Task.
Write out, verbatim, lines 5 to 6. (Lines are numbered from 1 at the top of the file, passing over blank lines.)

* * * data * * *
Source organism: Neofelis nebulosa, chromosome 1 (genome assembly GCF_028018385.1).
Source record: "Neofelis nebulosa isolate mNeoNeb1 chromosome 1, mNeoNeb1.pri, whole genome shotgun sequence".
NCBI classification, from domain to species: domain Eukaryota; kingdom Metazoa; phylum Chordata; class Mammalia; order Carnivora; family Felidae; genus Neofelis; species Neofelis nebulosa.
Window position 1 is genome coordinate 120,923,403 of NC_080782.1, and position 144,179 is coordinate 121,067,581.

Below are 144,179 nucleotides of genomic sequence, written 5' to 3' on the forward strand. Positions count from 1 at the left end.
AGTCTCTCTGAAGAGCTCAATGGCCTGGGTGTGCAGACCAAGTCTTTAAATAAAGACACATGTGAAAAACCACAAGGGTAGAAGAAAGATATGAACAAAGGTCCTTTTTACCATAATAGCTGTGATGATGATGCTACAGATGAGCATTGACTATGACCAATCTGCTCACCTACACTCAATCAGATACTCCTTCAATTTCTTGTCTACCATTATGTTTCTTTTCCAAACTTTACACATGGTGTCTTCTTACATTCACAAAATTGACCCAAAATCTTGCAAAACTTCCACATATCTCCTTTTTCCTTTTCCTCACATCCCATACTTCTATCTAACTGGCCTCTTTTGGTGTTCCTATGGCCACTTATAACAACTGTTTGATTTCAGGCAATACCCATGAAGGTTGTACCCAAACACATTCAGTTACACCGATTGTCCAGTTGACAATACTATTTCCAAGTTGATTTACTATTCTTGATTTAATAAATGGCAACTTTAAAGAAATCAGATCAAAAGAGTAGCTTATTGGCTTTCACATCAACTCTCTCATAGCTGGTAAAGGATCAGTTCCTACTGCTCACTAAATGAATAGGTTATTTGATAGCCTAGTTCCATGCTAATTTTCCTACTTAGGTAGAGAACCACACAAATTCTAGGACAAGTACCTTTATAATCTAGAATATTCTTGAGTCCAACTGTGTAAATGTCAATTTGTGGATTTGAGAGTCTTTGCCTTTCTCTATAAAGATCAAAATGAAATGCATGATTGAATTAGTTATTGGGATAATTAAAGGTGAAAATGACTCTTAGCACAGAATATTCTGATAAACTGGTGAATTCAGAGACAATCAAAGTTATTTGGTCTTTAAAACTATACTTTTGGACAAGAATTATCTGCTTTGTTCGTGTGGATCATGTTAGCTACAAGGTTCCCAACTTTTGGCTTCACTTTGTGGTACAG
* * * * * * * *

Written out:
Below are 144,179 nucleotides of genomic sequence, written 5' to 3' on the forward strand. Positions count from 1 at the left end.
AGTCTCTCTGAAGAGCTCAATGGCCTGGGTGTGCAGACCAAGTCTTTAAATAAAGACACATGTGAAAAACCACAAGGGTAGAAGAAAGATATGAACAAAGGTCCTTTTTACCATAATAGCTGTGATGATGATGCTACAGATGAGCATTGACTATGACCAATCTGCTCACCTACACTCAATCAGATACTCCTTCAATTTCTTGTCTACCATTATGTTTCTTTTCCAAACTTTACACATGGTGTCTTCTTACATTCACAAAATTGACCCAAAATCTTGCAAAACTTCCACATATCTCCTTTTTCCTTTTCCTCACATCCCATACTTCTATCTAACTGGCCTCTTTTGGTGTTCCTATGGCCACTTATAACAACTGTTTGATTTCAGGCAATACCCATGAAGGTTGTACCCAAACACATTCAGTTACACCGATTGTCCAGTTGACAATACTATTTCCAAGTTGATTTACTATTCTTGATTTAATAAATGGCAACTTTAAAGAAATCAGATCAAAAGAGTAGCTTATTGGCTTTCACATCAACTCTCTCATAGCTGGTAAAGGATCAGTTCCTACTGCTCACTAAATGAATAGGTTATTTGATAGCCTAGTTCCATGCTAATTTTCCTACTTAGGTAGAGAACCACACAAATTCTAGGACAAGTACCTTTATAATCTAGAATATTCTTGAGTCCAACTGTGTAAATGTCAATTTGTGGATTTGAGAGTCTTTGCCTTTCTCTATAAAGATCAAAATGAAATGCATGATTGAATTAGTTATTGGGATAATTAAAGGTGAAAATGACTCTTAGCACAGAATATTCTGATAAACTGGTGAATTCAGAGACAATCAAAGTTATTTGGTCTTTAAAACTATACTTTTGGACAAGAATTATCTGCTTTGTTCGTGTGGATCATGTTAGCTACAAGGTTCCCAACTTTTGGCTTCACTTTGTGGTACAG